Laser Talk: Canadian banks must disclose climate risks to create a liveable world

Laser Talk: Canadian banks must disclose climate risks to create a liveable world

Canadian banks must disclose climate risks to create a liveable world

We are in a climate emergency. According to the latest IPCC reports, coal, oil and gas are responsible for 86% of all carbon dioxide emissions in the past decade. To have a resilient and equitable world, governments must enact policies that redirect financial flows away from fossil fuels. In addition to pricing carbon pollution, we also need to look at banking regulations.

Canada’s Big Five banks, according to the 2021 report Banking on Chaos, RBC, TD, Scotiabank, CIBC and BMO, have poured more than $700 billion into fossil fuel companies since the Paris Agreement was agreed on.

On April 21, 2021, the Glasgow Financial Alliance for Net Zero (GFANZ) chaired by Mark Carney, UN Special Envoy on Climate Action and Finance, brought together over 160 firms (together responsible for assets in excess of $70 trillion) from the leading net zero initiatives across the financial system to accelerate the transition to net zero emissions by 2050 at the latest. At that time only one Canadian bank joined the alliance: Vancity at that time. Just prior to COP 26 BMO, CIBC, National Bank of Canada, RBC, Scotiabank, and TD joined the alliance

Of note, in May 2021, Canada’s Sustainable Finance Action Council was launched. The council is mandated to work in close collaboration with the Net Zero Advisory Board to ensure climate considerations are reflected in public and private financial decision making.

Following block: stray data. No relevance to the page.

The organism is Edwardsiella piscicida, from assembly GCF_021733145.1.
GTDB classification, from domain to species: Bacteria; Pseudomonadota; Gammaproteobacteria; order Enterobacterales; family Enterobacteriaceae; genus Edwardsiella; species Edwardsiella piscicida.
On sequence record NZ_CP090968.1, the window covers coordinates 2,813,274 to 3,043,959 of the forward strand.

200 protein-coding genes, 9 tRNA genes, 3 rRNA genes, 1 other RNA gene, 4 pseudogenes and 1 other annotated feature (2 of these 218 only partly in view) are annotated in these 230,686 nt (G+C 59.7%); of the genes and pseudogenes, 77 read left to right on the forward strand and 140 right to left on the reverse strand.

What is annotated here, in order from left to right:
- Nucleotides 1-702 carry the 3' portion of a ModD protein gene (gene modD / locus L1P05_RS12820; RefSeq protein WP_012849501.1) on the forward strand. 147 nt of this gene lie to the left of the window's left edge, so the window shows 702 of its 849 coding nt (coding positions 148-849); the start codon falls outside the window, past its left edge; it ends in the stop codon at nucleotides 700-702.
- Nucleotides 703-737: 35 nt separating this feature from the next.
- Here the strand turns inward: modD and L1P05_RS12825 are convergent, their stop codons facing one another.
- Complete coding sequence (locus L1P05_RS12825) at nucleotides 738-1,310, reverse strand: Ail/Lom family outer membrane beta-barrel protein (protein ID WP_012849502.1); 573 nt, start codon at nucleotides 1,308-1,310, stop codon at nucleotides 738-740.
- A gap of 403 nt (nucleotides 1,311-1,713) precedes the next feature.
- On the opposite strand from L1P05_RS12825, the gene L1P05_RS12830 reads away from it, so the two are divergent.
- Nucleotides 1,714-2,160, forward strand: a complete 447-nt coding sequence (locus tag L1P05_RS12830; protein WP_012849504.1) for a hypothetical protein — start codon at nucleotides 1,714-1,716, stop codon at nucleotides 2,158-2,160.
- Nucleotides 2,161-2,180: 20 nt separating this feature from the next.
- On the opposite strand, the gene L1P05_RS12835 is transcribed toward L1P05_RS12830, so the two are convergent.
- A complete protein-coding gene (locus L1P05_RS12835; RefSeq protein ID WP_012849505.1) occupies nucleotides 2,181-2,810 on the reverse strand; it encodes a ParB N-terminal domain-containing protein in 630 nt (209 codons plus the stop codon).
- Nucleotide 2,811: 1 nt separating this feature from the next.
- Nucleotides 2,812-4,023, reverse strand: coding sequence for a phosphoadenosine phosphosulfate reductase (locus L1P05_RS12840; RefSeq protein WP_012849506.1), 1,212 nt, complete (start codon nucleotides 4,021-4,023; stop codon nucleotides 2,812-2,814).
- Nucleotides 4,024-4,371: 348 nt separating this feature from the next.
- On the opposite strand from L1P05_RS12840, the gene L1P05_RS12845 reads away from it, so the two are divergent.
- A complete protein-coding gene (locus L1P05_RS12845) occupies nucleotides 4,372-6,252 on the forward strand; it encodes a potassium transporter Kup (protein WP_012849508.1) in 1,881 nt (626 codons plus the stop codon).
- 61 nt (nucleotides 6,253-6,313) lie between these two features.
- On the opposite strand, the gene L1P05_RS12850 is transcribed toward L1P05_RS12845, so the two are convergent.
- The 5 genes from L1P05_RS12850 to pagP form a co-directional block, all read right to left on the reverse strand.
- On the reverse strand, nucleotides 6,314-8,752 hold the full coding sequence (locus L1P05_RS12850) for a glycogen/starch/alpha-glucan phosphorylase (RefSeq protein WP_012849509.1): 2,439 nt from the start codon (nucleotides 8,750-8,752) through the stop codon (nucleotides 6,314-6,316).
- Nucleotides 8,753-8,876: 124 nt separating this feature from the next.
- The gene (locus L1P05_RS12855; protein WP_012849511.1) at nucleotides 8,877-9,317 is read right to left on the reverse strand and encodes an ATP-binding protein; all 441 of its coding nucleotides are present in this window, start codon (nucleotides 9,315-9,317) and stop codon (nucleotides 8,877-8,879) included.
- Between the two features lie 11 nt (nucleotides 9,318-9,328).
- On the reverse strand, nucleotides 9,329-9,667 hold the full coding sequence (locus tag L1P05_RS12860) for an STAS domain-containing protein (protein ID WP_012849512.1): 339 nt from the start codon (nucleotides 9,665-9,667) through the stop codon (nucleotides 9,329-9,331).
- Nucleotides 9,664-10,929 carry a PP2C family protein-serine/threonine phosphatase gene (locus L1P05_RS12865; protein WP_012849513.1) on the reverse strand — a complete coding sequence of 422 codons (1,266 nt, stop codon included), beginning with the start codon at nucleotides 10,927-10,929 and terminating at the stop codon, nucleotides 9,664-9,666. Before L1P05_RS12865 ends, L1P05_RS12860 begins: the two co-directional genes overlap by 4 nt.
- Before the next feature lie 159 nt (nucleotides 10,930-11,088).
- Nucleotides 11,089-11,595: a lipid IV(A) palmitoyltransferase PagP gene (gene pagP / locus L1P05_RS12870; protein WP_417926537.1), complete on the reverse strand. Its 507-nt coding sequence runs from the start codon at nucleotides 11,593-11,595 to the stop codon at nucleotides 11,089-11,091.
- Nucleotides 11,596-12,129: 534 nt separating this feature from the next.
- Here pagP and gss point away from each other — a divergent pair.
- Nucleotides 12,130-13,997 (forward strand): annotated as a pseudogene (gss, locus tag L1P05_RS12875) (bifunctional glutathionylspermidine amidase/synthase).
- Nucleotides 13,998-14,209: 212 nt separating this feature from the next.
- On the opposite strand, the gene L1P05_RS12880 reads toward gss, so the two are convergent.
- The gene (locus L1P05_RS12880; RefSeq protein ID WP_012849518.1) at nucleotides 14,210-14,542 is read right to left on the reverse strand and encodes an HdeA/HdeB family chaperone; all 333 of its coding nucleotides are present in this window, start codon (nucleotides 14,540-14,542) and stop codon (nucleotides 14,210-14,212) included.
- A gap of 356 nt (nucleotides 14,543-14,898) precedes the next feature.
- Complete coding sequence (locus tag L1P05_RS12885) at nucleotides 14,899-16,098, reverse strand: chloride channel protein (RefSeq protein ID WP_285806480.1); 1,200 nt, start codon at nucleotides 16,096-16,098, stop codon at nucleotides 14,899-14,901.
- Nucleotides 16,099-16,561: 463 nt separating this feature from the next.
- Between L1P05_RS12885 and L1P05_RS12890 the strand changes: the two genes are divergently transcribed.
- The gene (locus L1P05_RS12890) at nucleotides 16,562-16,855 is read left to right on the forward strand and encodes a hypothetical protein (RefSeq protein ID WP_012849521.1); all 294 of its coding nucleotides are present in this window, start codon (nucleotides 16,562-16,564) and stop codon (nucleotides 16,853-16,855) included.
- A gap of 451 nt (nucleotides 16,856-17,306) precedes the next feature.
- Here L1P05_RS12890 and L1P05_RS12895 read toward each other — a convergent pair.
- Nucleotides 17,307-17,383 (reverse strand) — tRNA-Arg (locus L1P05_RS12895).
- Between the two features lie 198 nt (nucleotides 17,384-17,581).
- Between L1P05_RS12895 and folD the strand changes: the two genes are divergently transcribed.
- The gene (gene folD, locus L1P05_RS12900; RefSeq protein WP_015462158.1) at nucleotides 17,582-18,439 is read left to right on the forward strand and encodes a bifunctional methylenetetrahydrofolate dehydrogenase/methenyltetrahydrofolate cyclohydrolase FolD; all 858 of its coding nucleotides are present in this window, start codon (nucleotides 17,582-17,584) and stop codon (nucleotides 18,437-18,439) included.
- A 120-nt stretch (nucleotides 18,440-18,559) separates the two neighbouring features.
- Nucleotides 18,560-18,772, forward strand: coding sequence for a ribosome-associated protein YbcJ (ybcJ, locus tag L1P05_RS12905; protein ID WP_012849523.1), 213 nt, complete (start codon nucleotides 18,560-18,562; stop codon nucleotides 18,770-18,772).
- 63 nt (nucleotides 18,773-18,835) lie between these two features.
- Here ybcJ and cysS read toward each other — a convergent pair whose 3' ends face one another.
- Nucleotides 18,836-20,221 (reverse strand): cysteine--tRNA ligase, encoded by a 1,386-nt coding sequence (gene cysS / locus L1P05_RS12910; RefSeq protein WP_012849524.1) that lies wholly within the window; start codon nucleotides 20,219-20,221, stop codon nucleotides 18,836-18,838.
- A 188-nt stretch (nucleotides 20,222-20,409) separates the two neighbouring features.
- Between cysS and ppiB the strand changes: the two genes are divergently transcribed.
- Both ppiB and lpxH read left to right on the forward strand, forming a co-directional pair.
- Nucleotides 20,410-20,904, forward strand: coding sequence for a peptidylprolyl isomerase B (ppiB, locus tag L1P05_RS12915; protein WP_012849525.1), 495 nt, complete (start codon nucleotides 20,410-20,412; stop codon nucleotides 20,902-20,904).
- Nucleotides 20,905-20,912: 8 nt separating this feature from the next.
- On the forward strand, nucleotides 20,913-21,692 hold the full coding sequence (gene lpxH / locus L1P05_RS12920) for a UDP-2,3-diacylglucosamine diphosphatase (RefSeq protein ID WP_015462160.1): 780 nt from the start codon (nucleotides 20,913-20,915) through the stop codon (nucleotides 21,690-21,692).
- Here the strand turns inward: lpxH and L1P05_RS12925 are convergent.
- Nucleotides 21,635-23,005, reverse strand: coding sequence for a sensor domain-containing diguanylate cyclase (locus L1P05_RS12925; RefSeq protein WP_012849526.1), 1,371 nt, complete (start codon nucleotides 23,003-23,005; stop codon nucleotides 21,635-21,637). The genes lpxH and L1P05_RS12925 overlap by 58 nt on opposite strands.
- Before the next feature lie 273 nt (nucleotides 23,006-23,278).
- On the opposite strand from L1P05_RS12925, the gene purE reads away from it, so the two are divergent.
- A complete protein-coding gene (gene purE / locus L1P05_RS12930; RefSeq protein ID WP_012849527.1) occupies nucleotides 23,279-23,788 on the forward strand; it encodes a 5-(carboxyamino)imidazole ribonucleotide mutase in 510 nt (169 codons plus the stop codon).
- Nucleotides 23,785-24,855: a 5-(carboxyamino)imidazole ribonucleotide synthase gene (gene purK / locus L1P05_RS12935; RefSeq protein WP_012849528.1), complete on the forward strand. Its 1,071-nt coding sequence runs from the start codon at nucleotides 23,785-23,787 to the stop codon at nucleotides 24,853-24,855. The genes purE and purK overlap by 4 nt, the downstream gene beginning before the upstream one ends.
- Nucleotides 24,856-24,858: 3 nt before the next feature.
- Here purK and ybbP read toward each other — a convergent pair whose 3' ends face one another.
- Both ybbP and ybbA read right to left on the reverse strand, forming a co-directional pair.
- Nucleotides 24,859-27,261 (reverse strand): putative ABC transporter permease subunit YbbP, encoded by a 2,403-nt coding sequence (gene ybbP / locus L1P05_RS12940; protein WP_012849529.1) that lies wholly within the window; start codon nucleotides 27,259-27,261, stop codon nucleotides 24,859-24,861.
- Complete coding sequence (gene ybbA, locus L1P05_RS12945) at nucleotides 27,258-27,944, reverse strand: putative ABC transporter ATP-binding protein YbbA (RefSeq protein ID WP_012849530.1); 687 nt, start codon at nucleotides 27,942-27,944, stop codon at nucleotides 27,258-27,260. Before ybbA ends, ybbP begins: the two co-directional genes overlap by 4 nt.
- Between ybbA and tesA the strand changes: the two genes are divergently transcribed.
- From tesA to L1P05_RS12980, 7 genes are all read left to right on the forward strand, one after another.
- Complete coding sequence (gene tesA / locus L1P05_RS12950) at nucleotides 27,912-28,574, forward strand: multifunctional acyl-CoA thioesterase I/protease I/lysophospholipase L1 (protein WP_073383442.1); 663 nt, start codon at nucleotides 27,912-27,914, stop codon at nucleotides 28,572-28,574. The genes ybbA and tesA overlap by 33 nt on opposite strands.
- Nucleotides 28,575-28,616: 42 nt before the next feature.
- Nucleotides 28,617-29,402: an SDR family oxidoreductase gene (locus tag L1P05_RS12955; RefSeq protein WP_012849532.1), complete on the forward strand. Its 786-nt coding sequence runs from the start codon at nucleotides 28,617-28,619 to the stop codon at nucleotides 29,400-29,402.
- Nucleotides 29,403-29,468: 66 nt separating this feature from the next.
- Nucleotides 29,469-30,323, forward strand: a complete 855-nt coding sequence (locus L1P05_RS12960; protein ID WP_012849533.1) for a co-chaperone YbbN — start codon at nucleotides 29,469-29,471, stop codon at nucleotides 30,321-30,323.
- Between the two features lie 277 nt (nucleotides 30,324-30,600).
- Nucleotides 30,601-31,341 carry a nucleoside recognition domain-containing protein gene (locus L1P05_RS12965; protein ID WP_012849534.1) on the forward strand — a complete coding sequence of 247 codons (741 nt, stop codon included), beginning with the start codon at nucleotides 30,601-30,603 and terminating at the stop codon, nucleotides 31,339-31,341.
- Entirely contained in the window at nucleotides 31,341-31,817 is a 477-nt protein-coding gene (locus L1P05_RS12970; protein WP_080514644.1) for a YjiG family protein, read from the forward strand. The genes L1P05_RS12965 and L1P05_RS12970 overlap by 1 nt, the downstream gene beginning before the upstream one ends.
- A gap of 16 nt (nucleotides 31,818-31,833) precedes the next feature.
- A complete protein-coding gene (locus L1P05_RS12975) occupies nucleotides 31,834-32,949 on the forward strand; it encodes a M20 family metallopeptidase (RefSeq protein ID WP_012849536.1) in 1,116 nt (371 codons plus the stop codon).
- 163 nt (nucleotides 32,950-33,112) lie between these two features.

Canada should look to New Zealand about Canada’s bank problem. In April 2021, New Zealand introduced a law that will force financial firms to assess not only their own investments, but also to evaluate the companies they are lending money to, in terms of their environmental impact. It was passed into law in October 2021.

At COP 26, the Glasgow Financial Alliance for Net Zero (GFANZ) committed over $130 trillion of private capital to transform the economy for net zero. These commitments, from over 450 firms across 45 countries, can deliver the estimated $100 trillion of finance needed for net zero over the next three decades. Domestic policies such as predictably rising carbon prices and climate risk disclosures of finance will facilitate the transformation.

On March 24, 2022, Independent Canadian Senator Rosa Galvez  tabled a new private member’s bill that goes beyond calling for disclosure and demands systemic change from the financial sector called the Climate-Aligned Finance Act .

On March 31, 2022,  the Honourable Catherine McKenna who ushered in Canada’s carbon pricing policy was appointed chair of the UN  High-Level Expert Group on Net-Zero Commitments of Non-State Entities.

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